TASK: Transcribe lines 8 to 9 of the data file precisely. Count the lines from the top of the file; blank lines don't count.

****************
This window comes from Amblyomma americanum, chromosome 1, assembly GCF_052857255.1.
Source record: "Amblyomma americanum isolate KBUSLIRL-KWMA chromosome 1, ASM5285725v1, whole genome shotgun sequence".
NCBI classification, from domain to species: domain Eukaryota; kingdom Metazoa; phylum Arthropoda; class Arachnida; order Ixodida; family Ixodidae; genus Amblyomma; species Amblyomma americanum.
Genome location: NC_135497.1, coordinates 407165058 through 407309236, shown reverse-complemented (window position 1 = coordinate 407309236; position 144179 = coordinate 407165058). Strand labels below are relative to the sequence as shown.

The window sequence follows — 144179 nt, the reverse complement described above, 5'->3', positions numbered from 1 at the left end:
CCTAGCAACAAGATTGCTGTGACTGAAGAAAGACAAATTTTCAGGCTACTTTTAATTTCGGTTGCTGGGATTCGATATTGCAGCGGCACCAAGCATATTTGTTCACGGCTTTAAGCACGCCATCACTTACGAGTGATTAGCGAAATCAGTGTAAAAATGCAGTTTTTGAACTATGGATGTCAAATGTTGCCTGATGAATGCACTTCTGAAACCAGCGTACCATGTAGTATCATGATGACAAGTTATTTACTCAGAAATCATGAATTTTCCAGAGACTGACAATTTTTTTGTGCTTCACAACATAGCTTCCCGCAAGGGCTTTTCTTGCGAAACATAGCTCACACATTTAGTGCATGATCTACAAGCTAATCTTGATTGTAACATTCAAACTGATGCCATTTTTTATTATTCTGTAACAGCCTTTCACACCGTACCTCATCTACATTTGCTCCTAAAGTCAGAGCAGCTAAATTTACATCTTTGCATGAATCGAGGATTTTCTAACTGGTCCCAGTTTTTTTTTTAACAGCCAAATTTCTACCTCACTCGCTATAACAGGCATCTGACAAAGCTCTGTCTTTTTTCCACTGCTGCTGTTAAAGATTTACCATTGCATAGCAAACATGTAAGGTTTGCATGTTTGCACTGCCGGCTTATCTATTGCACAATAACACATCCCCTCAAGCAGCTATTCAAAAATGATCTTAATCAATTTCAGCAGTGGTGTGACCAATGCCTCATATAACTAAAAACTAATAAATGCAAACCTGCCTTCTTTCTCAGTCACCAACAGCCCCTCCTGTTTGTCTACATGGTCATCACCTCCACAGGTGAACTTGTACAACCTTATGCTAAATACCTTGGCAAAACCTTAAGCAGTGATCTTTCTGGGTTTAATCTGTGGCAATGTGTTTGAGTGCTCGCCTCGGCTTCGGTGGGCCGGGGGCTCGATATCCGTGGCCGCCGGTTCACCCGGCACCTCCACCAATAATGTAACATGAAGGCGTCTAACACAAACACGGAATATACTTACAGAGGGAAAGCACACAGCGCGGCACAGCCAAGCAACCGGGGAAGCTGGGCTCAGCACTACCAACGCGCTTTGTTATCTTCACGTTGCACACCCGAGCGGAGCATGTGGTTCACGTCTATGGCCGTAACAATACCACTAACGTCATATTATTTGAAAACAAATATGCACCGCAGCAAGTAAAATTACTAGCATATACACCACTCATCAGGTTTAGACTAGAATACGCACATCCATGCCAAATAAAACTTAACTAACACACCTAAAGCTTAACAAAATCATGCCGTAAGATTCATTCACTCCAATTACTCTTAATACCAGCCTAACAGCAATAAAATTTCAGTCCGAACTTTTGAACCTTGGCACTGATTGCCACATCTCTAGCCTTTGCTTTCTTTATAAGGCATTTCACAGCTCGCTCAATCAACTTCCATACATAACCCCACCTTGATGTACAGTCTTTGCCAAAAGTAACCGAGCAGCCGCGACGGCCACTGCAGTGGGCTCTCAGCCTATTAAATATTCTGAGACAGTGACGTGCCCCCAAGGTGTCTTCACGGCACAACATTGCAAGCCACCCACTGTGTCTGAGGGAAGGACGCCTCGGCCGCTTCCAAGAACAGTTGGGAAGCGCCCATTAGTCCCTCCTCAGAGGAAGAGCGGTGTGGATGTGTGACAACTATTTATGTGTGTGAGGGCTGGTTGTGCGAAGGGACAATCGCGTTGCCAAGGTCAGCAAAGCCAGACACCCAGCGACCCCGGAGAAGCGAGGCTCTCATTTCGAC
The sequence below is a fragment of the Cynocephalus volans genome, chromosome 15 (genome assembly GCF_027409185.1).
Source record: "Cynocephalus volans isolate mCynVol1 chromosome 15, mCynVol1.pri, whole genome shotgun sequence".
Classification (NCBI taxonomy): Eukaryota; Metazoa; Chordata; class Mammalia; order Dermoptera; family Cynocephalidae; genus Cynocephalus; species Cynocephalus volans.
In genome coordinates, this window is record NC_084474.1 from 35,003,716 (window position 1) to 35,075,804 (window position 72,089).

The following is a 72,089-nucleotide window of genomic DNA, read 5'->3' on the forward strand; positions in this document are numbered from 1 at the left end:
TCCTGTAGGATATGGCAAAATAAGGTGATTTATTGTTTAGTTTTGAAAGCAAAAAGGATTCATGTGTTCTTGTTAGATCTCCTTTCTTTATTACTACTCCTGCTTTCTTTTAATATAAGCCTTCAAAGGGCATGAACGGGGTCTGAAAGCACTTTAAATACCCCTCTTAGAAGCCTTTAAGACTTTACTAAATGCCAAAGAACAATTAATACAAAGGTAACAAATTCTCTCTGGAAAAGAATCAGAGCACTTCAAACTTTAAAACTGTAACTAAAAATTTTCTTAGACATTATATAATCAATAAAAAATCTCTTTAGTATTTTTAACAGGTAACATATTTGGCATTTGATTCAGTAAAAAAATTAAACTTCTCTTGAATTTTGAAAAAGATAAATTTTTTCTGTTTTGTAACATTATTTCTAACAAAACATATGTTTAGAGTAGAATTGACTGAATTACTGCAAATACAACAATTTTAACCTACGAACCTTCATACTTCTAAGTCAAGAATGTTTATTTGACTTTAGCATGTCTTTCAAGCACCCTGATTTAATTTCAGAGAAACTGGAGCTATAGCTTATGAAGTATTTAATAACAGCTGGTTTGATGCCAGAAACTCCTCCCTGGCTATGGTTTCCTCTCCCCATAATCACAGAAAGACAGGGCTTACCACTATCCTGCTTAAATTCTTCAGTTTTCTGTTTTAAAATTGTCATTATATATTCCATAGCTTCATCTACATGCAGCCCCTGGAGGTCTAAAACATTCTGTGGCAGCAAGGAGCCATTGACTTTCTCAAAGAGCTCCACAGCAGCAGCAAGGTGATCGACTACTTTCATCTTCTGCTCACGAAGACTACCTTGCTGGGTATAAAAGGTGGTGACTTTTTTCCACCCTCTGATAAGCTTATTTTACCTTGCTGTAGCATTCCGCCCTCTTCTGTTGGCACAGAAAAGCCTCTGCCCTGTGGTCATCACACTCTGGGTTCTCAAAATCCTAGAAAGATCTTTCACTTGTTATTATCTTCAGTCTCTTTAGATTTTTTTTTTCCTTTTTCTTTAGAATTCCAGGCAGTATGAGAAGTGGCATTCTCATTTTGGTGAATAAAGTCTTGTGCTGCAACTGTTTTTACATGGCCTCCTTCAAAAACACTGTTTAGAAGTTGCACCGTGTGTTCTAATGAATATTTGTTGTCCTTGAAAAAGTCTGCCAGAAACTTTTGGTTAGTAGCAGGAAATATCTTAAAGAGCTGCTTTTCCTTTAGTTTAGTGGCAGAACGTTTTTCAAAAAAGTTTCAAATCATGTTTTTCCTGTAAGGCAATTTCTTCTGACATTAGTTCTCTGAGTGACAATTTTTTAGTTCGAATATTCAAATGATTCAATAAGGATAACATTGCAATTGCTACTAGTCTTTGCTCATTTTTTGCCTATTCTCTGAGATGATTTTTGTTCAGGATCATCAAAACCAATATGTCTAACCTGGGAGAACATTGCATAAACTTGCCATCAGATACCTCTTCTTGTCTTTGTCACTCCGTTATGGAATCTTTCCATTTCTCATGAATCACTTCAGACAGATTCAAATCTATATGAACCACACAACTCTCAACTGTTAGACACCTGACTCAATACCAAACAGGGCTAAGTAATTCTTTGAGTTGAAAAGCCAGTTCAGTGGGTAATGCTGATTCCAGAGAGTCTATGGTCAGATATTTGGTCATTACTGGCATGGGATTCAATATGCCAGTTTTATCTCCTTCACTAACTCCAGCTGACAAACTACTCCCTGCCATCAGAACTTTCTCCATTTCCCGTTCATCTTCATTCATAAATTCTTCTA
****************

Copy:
Source record: "Cynocephalus volans isolate mCynVol1 chromosome 15, mCynVol1.pri, whole genome shotgun sequence".
Classification (NCBI taxonomy): Eukaryota; Metazoa; Chordata; class Mammalia; order Dermoptera; family Cynocephalidae; genus Cynocephalus; species Cynocephalus volans.